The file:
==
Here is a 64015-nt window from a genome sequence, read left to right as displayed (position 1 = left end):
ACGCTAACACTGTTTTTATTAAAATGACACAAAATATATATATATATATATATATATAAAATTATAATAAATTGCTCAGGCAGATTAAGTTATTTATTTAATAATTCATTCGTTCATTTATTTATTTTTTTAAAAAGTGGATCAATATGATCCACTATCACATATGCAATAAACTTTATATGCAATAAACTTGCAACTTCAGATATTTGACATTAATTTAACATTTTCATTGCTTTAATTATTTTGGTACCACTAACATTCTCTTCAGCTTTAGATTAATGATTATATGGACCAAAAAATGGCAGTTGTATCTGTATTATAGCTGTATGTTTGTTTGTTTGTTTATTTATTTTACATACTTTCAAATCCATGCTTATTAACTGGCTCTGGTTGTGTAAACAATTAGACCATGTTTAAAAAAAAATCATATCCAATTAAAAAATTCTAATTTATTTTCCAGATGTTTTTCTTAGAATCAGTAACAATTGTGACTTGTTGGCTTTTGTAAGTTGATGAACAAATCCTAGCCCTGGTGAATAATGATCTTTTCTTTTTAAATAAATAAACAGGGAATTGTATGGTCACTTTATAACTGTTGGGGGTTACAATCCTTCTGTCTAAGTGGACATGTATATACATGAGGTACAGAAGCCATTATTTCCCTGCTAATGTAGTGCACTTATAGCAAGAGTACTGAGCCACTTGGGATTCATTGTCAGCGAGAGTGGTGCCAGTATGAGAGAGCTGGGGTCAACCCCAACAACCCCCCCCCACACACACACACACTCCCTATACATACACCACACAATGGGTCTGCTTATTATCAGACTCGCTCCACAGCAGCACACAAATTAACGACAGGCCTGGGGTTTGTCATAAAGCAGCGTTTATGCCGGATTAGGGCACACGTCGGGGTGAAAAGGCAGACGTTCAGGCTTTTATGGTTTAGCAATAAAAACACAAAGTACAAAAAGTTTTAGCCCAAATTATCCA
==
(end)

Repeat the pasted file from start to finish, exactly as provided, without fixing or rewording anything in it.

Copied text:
Here is a 64015-nt window from a genome sequence, read left to right as displayed (position 1 = left end):
ACGCTAACACTGTTTTTATTAAAATGACACAAAATATATATATATATATATATATATAAAATTATAATAAATTGCTCAGGCAGATTAAGTTATTTATTTAATAATTCATTCGTTCATTTATTTATTTTTTTAAAAAGTGGATCAATATGATCCACTATCACATATGCAATAAACTTTATATGCAATAAACTTGCAACTTCAGATATTTGACATTAATTTAACATTTTCATTGCTTTAATTATTTTGGTACCACTAACATTCTCTTCAGCTTTAGATTAATGATTATATGGACCAAAAAATGGCAGTTGTATCTGTATTATAGCTGTATGTTTGTTTGTTTGTTTATTTATTTTACATACTTTCAAATCCATGCTTATTAACTGGCTCTGGTTGTGTAAACAATTAGACCATGTTTAAAAAAAAATCATATCCAATTAAAAAATTCTAATTTATTTTCCAGATGTTTTTCTTAGAATCAGTAACAATTGTGACTTGTTGGCTTTTGTAAGTTGATGAACAAATCCTAGCCCTGGTGAATAATGATCTTTTCTTTTTAAATAAATAAACAGGGAATTGTATGGTCACTTTATAACTGTTGGGGGTTACAATCCTTCTGTCTAAGTGGACATGTATATACATGAGGTACAGAAGCCATTATTTCCCTGCTAATGTAGTGCACTTATAGCAAGAGTACTGAGCCACTTGGGATTCATTGTCAGCGAGAGTGGTGCCAGTATGAGAGAGCTGGGGTCAACCCCAACAACCCCCCCCCACACACACACACACTCCCTATACATACACCACACAATGGGTCTGCTTATTATCAGACTCGCTCCACAGCAGCACACAAATTAACGACAGGCCTGGGGTTTGTCATAAAGCAGCGTTTATGCCGGATTAGGGCACACGTCGGGGTGAAAAGGCAGACGTTCAGGCTTTTATGGTTTAGCAATAAAAACACAAAGTACAAAAAGTTTTAGCCCAAATTATCCA